Public Affairs Contact: Nick Hanson

Additional Mayo Clinic News Highlights This Week:
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Tags: ABC News, ABC15, Albert Lea Tribune, alzheimer's disease, American Society of Nephrology's Kidney Week 2013, Arizona Business Magazine, Arthritis Today, ASU News, bariatric surgery, Bellingham Herald, Bloomberg, Bradly Narr

September 5th, 2012

Endovascular Repair for Abdominal Aortic Aneurysms Has Low Rate of Complications


A minimally invasive procedure known as endovascular repair used for abdominal aortic aneurysms has a low rate of complications, even in high-risk patients such as those with kidney, heart or lung problems, a Mayo Clinic study shows… "During the last decade or so we have performed over 1,000 endovascular repairs of abdominal aortic aneurysms that included patients with no symptoms at all and patients who presented with a life-threatening rupture. We found that endovascular repair results in a low mortality and a low rate of complications, and that was very rewarding," says lead author Peter Gloviczki, M.D., a Mayo Clinic vascular and endovascular surgeon.

Additional coverage:  Science Codex, Medical Xpress,


News Medical

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Tags: abdominal aortic aneurysms, Dr. Peter Gloviczki, endovascular repair, News Medical

April 1st, 2012

Doctors: Be Careful About Laser Therapy for Veins


The treatment sounds modern and high-tech: Zap away those unsightly veins on the back of your legs with quick and painless laser therapy. But vein experts warn that some doctors in South Florida are performing the high-profit "laser ablation" procedure too often, on patients who don't need it, solely to make money…Overuse of the procedure is a problem across the country, but is more extensive in Florida, said Dr. Peter Gloviczki, a vein surgeon at the Mayo Clinic in Rochester, Minn., and incoming president of the national Society for Vascular Surgery.



Sun-Sentinel by Bob LaMendola   4/1/12

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Tags: Dr. Peter Gloviczki, laser ablation

March 23rd, 2012

Mayo Clinic in the News Weekly Highlights


March 23, 2012

Mayo Clinic in the News is a weekly highlights summary of major media coverage. If you would like to be added to the weekly distribution list, send a note to Emily Blahnik with this subject line: SUBSCRIBE to Mayo Clinic in the News.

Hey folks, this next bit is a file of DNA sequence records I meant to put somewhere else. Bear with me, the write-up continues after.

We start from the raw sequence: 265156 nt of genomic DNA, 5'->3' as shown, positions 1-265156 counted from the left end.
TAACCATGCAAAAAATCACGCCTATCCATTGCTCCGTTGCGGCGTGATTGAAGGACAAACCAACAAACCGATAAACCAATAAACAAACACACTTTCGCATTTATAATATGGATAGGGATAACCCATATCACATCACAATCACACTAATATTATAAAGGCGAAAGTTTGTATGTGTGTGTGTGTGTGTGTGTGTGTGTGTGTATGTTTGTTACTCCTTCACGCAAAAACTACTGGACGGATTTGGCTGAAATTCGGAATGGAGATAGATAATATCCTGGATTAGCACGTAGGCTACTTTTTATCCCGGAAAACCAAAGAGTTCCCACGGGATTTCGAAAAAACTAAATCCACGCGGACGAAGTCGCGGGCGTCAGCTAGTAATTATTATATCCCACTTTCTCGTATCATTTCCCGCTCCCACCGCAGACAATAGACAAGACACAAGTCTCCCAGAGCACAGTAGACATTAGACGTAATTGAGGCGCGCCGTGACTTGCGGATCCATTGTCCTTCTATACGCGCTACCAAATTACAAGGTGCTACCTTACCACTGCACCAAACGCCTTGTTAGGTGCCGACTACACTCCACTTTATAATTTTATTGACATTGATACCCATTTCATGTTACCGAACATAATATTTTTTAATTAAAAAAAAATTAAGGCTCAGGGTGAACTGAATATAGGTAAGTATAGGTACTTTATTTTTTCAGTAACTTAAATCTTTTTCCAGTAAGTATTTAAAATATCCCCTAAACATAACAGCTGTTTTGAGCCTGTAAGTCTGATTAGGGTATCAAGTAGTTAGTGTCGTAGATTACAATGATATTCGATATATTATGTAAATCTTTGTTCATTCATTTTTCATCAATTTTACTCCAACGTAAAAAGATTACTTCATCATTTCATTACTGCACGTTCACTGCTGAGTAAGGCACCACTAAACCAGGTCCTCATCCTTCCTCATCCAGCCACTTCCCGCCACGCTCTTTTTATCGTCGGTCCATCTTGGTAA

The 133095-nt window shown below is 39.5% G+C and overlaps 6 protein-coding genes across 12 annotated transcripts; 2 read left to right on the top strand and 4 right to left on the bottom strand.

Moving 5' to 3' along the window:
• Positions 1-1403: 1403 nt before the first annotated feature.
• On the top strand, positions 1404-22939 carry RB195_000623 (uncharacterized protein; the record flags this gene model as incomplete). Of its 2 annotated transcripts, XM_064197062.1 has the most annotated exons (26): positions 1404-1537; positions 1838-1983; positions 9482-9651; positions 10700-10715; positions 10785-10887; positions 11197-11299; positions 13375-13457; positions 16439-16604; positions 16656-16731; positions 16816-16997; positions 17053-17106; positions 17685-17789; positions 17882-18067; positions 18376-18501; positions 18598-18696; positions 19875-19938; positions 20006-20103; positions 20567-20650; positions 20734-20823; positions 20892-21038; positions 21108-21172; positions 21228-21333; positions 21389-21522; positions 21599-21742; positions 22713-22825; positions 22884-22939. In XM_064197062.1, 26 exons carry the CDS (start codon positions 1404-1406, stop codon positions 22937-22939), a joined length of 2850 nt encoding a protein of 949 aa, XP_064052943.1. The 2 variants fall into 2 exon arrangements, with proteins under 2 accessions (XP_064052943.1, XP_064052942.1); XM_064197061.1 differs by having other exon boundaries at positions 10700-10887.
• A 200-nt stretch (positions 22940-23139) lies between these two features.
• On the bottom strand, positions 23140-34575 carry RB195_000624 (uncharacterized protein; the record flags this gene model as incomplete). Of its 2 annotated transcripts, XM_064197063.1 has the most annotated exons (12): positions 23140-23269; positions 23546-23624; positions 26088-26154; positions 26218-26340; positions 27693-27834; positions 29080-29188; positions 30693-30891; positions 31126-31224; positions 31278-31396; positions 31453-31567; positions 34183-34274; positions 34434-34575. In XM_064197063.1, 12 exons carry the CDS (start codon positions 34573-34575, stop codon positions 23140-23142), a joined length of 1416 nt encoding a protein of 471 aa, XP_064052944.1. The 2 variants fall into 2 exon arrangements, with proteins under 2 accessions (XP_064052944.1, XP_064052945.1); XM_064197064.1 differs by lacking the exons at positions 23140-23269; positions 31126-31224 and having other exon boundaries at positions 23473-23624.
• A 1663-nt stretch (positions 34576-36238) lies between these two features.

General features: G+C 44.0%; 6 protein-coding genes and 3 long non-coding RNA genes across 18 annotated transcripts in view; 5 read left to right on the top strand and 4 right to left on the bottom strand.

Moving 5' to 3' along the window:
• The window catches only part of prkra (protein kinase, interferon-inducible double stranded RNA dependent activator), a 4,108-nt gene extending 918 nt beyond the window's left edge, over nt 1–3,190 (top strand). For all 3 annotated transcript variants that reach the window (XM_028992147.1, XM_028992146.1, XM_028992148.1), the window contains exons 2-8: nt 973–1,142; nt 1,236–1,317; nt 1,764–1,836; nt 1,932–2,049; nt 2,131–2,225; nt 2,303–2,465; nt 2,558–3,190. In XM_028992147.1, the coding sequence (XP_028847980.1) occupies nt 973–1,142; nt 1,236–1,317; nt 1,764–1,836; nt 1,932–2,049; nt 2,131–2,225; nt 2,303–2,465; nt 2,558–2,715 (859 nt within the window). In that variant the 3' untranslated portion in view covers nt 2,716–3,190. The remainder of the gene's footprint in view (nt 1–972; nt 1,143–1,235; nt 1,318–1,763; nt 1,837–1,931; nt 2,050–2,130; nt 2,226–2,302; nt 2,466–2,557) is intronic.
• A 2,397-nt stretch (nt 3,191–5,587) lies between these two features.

Thank you.

Karl Oestreich, manager enterprise media relations

NY Times Justices Back Mayo Clinic Argument on Patents
by Adam Liptak

The Supreme Court unanimously ruled on Tuesday that medical tests that rely on correlations between drug dosages and treatment are not eligible for patent protection.  Writing for the court, Justice Stephen G. Breyer said natural laws may not be patented standing alone or in connection with processes that involve “well-understood, routine, conventional activity.”

Circulation: The New York Times has the third highest circulation nationally, behind USA Today (2nd) and The Wall Street Journal (1st) with 1,150,589 weekday copies circulated and 1,645,152 circulated on Sundays.

Context: Mayo Clinic Public Affairs made proactive outreach to media outlets nationwide after the U.S. Supreme Court issued a unanimous decision in favor of Mayo Collaborative Services in a case against Prometheus Laboratories, Inc. A copy of Mayo Clinic’s statement from John Noseworthy, M.D., president & CEO, Mayo Clinic is here. Additional coverage: Wall Street Journal, Star Tribune, Chicago Tribune, Reuters, Bloomberg, Minneapolis/ St. Paul Business Journal, MedCity News, PharmaLive, Post-Bulletin, MPR, BringMeTheNews, Pioneer Press, MinnPost, U-T San Diego, WHTC, BIO IT World, California HealthlineLink to even more coverage.

Public Affairs Contact:

MPR, Minnesota Sounds and Voices: Jane Belau's piano soothes Mayo patients
by Dan Olson

Music can be therapeutic.  So maybe it's no wonder that there is live music in the lobby of the Mayo Clinic's Gonda building every day. And whenever volunteer pianist Jane Belau is there, some patients and staff even perform with her…Belau, of Rochester, performs for and sometimes with an amazing variety of people. Nearly everyone with any appointment at the Mayo Clinic passes through the lobby concert hall, among them farmers, sheiks and U.S. senators. Another story: MPR

Reach: Minnesota Public Radio operates 43 stations and serves virtually all of Minnesota and parts of the surrounding states. MPR has more than 100,000 members and more than 900,000 listeners each week, which is the largest audience of any regional public radio network.

Context: The music in the Landow Atrium of the Gonda Building is one of the things that makes Mayo Clinic such a special place. Jane Belau performs regularly for patients.

Public Affairs Contact:

Twin Cities Public Television, Transplant: A Gift for Life
co-produced by tpt National Productions and Minneapolis filmmaker Dennis Mahoney